The post below was written and published on iameinstein.com about eight years ago during the first iteration of the site, prior to me becoming a free will skeptic. A couple points to note to decrease the chances of someone being offended by what is written below:
- I don’t think that a person who is exhibiting the symptoms of bipolar disorder is an “asshole”
- Albert Einstein patently did NOT think that “everything was relative”
While the thinking expressed below doesn’t resonate with me like it did when these words first emerged in consciousness, people who have been diagnosed with bipolar disorder who refer to themselves as “bipolar” is an expression that is still a pet peeve of mine. I think the act of self-labeling oneself with a noun that defines you as a mentally ill person is a stigmatizing one.
“I have bipolar disorder.”
“I’m currently behaving in a way where it’s fair to categorize me as someone who presently has bipolar disorder.
I prefer the latter two options over the first one because, I think everyone is “bipolar.” Have you ever met anyone who doesn’t have ups and downs in life? I haven’t. The question isn’t are you bipolar, rather, it’s do you presently have bipolar disorder? In other words, are you presently exhibiting symptoms that indicate that you have bipolar disorder?
Identifying as “bipolar” seems to indicate that you are and will forever be someone who is behaving in ways where the diagnosis: bipolar disorder, accurately describes your behavior.
The final statement option listed above obviously indicates that the speaker’s behavior, which currently falls within the diagnostic criteria for bipolar disorder, may change and not fit into the diagnostic criteria for the disorder in the future.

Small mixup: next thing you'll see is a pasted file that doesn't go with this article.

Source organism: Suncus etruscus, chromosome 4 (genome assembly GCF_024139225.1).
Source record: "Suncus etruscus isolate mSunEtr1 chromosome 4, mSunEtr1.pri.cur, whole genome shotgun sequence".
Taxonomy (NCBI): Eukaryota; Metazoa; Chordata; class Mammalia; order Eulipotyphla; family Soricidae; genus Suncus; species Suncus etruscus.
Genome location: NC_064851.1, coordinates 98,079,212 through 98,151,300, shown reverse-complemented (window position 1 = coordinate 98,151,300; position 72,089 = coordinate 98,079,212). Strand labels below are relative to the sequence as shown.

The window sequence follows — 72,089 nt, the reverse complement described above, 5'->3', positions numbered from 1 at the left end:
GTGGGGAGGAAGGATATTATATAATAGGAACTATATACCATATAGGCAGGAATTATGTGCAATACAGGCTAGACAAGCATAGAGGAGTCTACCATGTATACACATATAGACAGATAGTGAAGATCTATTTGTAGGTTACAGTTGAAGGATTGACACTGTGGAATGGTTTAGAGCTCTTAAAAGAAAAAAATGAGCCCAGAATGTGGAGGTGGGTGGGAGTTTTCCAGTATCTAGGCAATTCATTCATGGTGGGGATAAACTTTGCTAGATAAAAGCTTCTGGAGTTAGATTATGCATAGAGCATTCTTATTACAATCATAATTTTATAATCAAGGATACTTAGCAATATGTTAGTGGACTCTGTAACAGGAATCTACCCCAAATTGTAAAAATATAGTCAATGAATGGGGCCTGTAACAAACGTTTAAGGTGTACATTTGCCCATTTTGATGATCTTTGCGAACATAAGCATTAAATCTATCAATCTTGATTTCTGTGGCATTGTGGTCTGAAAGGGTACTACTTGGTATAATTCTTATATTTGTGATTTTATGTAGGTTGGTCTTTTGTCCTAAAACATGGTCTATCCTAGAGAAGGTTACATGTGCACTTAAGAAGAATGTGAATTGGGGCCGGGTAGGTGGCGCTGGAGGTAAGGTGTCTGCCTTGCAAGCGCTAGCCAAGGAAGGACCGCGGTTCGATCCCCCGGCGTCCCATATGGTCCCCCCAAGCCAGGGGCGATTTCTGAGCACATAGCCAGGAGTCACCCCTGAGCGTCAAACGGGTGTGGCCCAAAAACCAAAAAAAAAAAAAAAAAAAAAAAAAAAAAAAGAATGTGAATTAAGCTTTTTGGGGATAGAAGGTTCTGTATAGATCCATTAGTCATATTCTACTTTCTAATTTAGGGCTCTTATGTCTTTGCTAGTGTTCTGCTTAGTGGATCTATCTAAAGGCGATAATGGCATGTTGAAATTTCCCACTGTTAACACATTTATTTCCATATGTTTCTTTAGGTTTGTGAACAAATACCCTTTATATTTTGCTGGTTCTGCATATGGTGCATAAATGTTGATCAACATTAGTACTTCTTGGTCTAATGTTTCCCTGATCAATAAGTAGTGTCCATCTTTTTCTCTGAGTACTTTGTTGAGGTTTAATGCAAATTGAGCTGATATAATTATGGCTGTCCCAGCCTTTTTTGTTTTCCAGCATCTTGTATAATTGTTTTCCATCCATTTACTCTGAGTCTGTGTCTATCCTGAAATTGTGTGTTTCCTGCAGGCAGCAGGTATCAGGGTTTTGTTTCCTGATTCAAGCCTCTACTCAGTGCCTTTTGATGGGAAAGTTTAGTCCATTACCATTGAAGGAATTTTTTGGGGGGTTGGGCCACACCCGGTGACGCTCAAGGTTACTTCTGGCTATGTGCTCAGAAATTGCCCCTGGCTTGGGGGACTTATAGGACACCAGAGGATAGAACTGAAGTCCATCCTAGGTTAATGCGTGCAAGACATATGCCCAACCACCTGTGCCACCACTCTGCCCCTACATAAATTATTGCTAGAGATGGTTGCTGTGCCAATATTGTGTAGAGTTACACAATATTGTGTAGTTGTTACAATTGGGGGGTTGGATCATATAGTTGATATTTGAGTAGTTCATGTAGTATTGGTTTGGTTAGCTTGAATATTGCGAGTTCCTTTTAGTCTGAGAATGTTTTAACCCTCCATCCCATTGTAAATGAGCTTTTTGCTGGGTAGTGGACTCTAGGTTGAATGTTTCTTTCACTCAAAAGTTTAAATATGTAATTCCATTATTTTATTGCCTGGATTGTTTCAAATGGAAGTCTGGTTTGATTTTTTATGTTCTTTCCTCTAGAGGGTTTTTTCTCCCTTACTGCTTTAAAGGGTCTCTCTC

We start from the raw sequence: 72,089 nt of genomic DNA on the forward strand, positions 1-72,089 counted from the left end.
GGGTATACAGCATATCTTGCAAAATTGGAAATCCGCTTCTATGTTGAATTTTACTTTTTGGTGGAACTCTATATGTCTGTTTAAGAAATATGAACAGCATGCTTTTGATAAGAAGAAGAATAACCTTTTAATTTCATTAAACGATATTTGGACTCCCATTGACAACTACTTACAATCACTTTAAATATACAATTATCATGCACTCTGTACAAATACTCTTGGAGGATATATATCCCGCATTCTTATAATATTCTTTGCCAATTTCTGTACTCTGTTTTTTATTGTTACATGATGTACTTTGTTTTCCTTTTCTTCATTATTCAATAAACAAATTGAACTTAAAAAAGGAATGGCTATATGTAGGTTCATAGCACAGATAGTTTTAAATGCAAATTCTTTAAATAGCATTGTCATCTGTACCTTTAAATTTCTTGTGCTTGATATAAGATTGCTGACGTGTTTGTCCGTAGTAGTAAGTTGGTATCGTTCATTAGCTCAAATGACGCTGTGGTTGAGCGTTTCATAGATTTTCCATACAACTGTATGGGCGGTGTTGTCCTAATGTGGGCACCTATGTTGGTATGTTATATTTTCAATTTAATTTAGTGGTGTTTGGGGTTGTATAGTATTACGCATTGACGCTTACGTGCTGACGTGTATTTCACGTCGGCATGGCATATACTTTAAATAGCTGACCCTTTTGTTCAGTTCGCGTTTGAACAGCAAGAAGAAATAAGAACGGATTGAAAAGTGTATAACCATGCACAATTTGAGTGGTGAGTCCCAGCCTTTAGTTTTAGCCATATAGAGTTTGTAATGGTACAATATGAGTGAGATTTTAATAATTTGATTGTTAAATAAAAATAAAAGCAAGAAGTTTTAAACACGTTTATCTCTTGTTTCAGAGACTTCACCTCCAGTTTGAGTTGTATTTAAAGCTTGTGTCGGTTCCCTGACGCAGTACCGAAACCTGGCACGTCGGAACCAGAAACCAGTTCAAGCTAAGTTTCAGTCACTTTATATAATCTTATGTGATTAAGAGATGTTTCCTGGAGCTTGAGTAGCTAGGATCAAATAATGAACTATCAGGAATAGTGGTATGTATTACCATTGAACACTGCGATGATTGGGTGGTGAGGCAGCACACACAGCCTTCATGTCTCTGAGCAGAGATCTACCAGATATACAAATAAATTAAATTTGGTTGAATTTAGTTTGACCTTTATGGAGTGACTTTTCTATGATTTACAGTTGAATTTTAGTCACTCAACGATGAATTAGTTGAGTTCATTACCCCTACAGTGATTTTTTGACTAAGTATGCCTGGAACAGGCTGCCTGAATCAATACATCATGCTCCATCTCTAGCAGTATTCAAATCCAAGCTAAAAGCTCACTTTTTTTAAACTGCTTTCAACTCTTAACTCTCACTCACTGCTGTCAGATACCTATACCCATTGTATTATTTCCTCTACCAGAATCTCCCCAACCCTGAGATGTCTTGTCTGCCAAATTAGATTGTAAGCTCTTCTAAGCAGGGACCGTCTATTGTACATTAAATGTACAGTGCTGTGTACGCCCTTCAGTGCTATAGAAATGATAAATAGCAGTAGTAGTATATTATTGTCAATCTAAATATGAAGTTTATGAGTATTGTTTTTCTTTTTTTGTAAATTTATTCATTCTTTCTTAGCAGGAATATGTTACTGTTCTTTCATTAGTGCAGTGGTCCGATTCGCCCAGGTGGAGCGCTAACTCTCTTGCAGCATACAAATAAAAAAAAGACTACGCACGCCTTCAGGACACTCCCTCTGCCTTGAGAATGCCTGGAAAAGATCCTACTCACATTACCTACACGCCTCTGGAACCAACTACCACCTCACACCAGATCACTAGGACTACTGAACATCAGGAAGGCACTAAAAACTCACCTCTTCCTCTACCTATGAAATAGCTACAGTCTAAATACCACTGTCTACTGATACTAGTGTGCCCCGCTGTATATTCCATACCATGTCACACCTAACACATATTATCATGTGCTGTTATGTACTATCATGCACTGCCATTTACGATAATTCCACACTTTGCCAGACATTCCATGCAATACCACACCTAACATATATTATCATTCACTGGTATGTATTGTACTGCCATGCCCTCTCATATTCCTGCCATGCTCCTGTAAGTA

While I can’t stand by this post as a whole (i.e., I would not write this piece exactly as is today) parts of it still ring true for me.
The following question was posed to me by a friend to whom I gave a book about a so-called bipolar person. After reading it my friend asked me:
What difference might it make if everyone simultaneously began referring to “bipolars” as assholes?
I think the word “bipolars” is just as arbitrary as “assholes” – don’t you agree?
Everyone has two emotional poles, think about it.
Every human being I have ever met has ups and downs… two poles… bipolar. As many aptly say, I think the problem is not in being bipolar, the problem lies in a pattern of going to extremes, on one or both of these poles, to a point where there is upset or pain and suffering, or some other undesired result.
The problem is not in having two poles. Rather, it is in repeatedly going to the extremes of the poles, to the point where you or those around you suffer. Hence we have the term: bipolar disorder. This makes sense, no?
But then, along comes this slang usage, which doesn’t make literal sense at least.
“Hi my name is Joe, and I’m bipolar.”
I get what I think Joe means, but he’s not even using the defining word of the phrase: disorder. Let’s say Joe means he has been diagnosed with bipolar disorder. Is he thinking and behaving in disorderly ways. What’s going on in his life? What is the pain and suffering that he has caused by thinking and acting in ways, that maybe, could be characterized as him acting like a ‘big, fat, man-child? Assuming Joe is an adult of course.
I think many would make the case that it is highly likely that regardless of gender that if you are this bipolar, as they say that you very well maybe behaving like an asshole. You know the saying, if it looks like one, smells like one….?
What would happen if people simply did not just say:
…and instead, had the habit of carefully explaining, step by step, the pattern of thinking and behavior that has caused them to be tagged with the label: bipolar disorder?
I’m thinking easily five, if not all ten out of any ten, bipolars could be described just as accurately and validly as assholes. I think this is possible. How possible? Well, don’t get me started on how EVERYTHING IS RELATIVE… time…space… “they” 😉 were just the beginning man. I was thinking about EVERYTHING really… including, and maybe especially language.
And this is why I have come back… to talk about relativity again, but in a different way. I’m back to talk about all this language around a particular subset of human thought and behavior as defined by a relatively very small group of people known as the American Psychiatric Association. Can you say DSM?